Investors including Microsoft and oil giant Saudi Aramco have thrown their weight behind a California start-up that wants to help industry slash its emissions by storing excess renewable energy in superheated bricks.
California-based Rondo Energy announced that it has raised $60m in a new financing planned to speed the rollout of its Rondo Heat Batteries worldwide.
Rondo has attracted heavyweight investors including Microsoft's Climate Innovation Fund, Aramco Ventures and Anglo-Australian multinational mining group Rio Tinto – the latter two of which have also joined its advisory board. American venture capitalist John Doerr has also backed the company.
The Rondo system uses electric heating elements, like those in a toaster or oven, to heat thousands of tons of brick up to temperatures of 1,500°C. Rondo says the bricks maintain the heat with less than 1% energy loss daily.
When heat is wanted, air flows up through the brick stack and is superheated to over 1,000°C, before being delivered to the end point as superheated air or steam.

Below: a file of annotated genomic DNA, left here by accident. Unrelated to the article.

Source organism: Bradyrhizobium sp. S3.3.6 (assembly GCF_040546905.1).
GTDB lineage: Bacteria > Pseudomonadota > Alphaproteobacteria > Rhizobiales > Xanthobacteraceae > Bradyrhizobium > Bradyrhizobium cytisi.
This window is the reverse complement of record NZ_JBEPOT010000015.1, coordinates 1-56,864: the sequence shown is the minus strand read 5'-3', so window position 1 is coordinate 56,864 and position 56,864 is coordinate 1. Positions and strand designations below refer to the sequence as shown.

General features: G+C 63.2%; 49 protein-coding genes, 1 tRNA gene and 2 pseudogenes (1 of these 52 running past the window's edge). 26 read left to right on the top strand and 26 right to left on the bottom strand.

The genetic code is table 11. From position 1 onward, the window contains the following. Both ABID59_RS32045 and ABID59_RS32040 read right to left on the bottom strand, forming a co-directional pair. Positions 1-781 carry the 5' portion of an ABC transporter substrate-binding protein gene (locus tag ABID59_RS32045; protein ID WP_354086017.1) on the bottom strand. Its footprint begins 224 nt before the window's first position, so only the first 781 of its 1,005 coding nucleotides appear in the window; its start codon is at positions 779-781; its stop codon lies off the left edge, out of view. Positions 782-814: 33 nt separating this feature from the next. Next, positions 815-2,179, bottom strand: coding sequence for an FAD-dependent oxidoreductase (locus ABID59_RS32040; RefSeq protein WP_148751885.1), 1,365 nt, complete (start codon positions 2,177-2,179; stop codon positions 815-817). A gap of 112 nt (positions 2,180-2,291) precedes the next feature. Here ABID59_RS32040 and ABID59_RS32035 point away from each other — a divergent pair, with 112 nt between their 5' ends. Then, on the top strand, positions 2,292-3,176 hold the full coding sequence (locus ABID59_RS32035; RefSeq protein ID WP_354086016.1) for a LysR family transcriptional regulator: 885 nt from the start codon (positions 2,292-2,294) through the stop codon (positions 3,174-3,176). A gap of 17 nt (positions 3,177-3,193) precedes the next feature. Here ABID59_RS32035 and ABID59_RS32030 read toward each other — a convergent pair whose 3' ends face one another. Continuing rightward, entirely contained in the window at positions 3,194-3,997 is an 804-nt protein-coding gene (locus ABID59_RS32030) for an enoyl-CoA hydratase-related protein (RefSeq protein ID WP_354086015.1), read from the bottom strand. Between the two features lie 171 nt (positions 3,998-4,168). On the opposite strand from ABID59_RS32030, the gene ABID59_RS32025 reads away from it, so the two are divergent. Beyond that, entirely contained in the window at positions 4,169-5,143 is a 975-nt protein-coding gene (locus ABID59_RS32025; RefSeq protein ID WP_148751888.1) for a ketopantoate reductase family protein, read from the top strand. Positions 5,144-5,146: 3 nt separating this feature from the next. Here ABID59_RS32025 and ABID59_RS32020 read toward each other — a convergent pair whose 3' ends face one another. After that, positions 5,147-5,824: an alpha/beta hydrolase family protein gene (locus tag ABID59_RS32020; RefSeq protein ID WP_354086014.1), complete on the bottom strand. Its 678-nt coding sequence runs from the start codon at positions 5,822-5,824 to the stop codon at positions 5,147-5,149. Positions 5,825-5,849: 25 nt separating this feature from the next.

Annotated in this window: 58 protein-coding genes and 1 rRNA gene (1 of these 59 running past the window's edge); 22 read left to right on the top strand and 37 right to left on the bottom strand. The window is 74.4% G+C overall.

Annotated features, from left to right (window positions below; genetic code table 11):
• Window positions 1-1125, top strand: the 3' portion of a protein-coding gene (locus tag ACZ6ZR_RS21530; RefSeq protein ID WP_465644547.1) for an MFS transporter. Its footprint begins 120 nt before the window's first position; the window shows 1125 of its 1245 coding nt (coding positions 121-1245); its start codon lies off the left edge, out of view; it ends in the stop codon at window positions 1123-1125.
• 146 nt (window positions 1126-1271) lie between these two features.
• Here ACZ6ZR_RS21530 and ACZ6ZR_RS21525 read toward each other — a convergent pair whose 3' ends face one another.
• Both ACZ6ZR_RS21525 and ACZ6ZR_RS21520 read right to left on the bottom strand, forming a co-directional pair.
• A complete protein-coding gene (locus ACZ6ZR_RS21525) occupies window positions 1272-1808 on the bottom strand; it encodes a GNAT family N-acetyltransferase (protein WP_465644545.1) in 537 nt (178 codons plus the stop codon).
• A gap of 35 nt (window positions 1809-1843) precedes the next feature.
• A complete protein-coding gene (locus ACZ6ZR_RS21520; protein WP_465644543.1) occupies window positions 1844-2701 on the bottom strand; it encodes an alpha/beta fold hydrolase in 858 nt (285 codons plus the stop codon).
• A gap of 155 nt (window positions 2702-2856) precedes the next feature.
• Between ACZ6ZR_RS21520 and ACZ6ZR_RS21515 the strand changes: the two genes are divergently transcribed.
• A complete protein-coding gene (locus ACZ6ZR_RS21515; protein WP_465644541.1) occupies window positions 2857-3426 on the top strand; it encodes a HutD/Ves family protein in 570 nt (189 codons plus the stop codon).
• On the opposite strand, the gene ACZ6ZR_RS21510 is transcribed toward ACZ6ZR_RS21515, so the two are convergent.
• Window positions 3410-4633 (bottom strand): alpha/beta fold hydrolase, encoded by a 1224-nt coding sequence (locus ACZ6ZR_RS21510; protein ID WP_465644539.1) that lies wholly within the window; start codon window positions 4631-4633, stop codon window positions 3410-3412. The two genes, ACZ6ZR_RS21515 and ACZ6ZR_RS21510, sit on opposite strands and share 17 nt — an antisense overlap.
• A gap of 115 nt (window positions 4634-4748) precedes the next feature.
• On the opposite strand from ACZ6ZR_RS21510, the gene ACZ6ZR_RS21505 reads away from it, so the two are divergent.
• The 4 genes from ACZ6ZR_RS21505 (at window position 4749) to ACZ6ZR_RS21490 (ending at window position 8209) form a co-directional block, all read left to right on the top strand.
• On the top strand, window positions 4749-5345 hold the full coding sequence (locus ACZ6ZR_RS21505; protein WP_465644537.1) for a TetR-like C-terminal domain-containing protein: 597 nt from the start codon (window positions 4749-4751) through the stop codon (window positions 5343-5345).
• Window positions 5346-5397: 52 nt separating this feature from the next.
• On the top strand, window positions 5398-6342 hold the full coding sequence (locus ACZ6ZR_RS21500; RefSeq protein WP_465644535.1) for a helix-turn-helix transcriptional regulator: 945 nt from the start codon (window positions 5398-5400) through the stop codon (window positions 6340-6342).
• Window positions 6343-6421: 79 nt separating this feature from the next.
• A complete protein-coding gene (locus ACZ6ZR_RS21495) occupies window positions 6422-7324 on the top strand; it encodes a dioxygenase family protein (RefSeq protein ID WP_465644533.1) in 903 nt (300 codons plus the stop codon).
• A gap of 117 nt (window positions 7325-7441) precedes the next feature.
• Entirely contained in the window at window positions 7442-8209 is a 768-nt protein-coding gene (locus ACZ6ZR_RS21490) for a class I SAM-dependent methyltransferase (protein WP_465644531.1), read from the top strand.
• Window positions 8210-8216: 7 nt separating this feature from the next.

Rondo says its system is designed to drop into existing facilities or power new-builds, and offers a fast, low-cost pathway to decarbonisation and reduced operating costs.
The bricks can both “charge” and deliver heat simultaneously. Other claimed benefits include the abundant nature of the key materials and the safety of having no moving parts or flammable materials. The batteries boast a 50-year lifespan.
Rondo plans to target its thermal batteries at industrial processes, everything from producing steel to baby food. It says these are powered by high-temperature heat that consumes a quarter of all world energy and emits a quarter of global carbon pollution.
Rondo says its tech can turn energy from cheaper but intermittent renewable power sources into the “continuous, high temperature clean heat that industry requires, and opens the door to industrial decarbonisation at a fraction of the cost of other technologies.”
Earlier this year Rondo partnered with Siam Cement Group to expand the production capacity for its system at a facility owned by the Thai conglomerate to 90GWh per year. Rondo said this would be “larger than any current battery manufacturing facility worldwide.” Mass production is already underway with a capacity of 2.4GWh per year online.
Other types of thermal battery in development include one pioneered by a Norwegian start-up that pumps heat into a concrete-like material.